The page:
Two years ago, we heard a great deal of hoopla on the 800th anniversary of the Magna Carta, celebrating it as the landmark advance for the rule of law and limits on the power of the sovereign. Far less attention was given to a companion document, the Charter of the Forest, which guaranteed the customary rights of commoners to access the forests that were so vital to their livelihoods.
These rights were secured after a long civil war against the King, who had relentlessly expanded his claims of exclusive control of the forest, punishing violators with fines, imprisonment and sometimes death. So it is fitting that we pause a moment and recall that 800 years ago, on November 6, 1217, King Henry III granted the Charter of the Forest, formally recognizing in writing the customary rights of commoners to have access to the things essential to their everyday lives.
Commoners depended on the forest for nearly everything. It provided wood for their fires and houses, pastures for sheep and cattle, and wild game for food. The forest had mushrooms, hazelnuts, berries, dandelion leaves, and countless herbs. The forests were a source of acorns and beech mast for pigs; brush with which to make brooms; and medicinal plants for all sorts of illnesses and diseases.
“More than any other kind of landscape,” wrote English naturalist Richard Mabey, “[the English forests of the 13th Century] are communal places, with generations of shared natural and human history inscribed in their structures.”
How is it that the Charter of the Forest has been nearly forgotten? Historian Peter Linebaugh explains in his wonderful book The Magna Carta Manifesto that the two charters of liberty were often publicly linked. Indeed, the very term Magna Carta was used to distinguish the Great Charter of 1215 with the “lesser” one issued two years later, the Charter of the Forest.
It wasn’t until 1297 that King Edward I directed that the two be treated as the single law of the land. In 1369, King Edward III issued a law that incorporated the two into a single statute, with the Charter of the Forest becoming chapter 7 of the Magna Carta. Over the centuries, the Charter of the Forest, seen as a minor subset of the Great Charter, was largely forgotten.
The Medieval manuscripts blog maintained by the British Library has a nice post on “how our ancient trees connect us to the past,” which mentions the Charter of the Forest and provides a rarely seen image of it. (Thanks to Juan Carlos de Martin and Ugo Mattei for alerting me to this.) The post noted that there are over 120,000 trees listed in the British Woodland Trust’s Ancient Tree Inventory, some of which are over 1,000 years old and were around at the time that the Charter was issued.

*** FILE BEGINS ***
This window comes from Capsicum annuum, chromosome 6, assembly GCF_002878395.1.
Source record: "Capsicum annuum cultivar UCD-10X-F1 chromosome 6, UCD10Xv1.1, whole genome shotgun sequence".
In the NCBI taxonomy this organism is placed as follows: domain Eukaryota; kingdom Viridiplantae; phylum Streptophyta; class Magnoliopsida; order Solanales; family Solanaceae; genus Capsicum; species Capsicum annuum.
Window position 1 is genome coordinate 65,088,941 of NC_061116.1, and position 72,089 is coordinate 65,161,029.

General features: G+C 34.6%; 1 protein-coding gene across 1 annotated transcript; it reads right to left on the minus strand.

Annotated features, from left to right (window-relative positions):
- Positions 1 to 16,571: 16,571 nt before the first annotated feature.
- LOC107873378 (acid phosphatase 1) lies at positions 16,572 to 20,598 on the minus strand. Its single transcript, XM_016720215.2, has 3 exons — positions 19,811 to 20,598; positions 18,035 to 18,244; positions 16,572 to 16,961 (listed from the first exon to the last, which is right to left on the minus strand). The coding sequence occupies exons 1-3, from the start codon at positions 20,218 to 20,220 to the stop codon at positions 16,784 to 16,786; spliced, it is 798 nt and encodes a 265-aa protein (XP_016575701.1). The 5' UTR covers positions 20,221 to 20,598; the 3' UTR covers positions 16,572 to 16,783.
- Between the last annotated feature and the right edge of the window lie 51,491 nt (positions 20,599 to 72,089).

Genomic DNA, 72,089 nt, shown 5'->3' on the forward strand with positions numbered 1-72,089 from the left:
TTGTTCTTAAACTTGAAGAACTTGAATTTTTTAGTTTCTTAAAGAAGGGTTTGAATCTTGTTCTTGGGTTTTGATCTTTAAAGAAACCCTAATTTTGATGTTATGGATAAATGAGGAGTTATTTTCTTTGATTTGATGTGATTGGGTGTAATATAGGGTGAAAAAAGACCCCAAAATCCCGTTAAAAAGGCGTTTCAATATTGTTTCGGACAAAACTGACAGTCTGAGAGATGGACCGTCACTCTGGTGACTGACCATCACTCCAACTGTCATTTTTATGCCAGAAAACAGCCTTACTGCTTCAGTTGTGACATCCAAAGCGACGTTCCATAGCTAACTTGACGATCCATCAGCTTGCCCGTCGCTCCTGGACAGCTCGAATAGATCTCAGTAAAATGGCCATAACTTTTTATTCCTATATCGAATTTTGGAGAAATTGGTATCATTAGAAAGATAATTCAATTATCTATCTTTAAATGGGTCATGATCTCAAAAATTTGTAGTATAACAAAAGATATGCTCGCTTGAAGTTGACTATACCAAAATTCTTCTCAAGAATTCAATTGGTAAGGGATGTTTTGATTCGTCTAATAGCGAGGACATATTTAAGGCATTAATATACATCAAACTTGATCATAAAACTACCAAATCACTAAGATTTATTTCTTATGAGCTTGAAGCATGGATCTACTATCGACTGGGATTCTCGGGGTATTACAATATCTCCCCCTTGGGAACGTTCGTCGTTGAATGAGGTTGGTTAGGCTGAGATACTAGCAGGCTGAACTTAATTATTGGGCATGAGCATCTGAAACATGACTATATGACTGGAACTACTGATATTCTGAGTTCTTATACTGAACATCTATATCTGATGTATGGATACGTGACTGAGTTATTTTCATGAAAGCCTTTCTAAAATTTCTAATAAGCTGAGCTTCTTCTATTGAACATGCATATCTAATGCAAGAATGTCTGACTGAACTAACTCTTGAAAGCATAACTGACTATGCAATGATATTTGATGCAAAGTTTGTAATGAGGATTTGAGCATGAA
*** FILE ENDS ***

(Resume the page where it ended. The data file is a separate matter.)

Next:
The blog post discusses how the Charter of the Forest “rolled back the area of the forests to their boundaries at the beginning of the rule of King Henry II in 1152, where lands could be shown to have been taken wrongfully. (Henry II had vigorously expanded the forest borders to the point of creating hardship.)” An early case of reclaiming the commons, one might say.
But what does the Charter mean for commoners today?
Two years ago, at an event celebrating the Magna Carta’s 800th anniversary, I gave a talk at the Heinrich Böll Foundation in Berlin, called “Who May use the King’s Forest: The Meaning of the Magna Carta, Commons, and Law in Our Time.” My focus was on the functional legal significance of Magna Carta (i.e., the Charter of the Forest) in meeting people’s everyday survival needs and in fulfilling human rights.
The document is significant because it assured that everyone may access the common wealth that we all inherit as human beings – or as I put it, Who may use the King’s forests? The commoners of the early 1200s had a ready answer to this question: “What do you mean, ‘The King’s forests’? They belong to us! They’ve been ours for centuries!”
This is the forgotten legacy of Magna Carta: its frank acknowledgment that commoners have rights to the things essential to human life: the right to use the forest, the right to self-organize their own governance rules, and civil liberties and protections against the sovereign’s arbitrary abuses of power. All of these preceded the very idea of written law. They were considered human rights based on fundamental needs and long-standing traditions.
It is fascinating to realize that, with the rise of the modern nation-state and capitalism, these rights have been steadily pared back and in many cases eliminated. There is no longer any broad enforceable right of access to resources essential to human survival, for example — although Italian legal scholar Stefano Rodota worked hard to try to resurrect this principle.
The struggle to resurrect a law for the commons in modern times is barely underway. But it is becoming clear that commoners must reclaim from reckless market/states their right to act as stewards of the planet’s ecosystems. Let us raise a toast to the Charter of the Forest and remember what it stands for. We will be needing inspiration and instruction for it in the years ahead.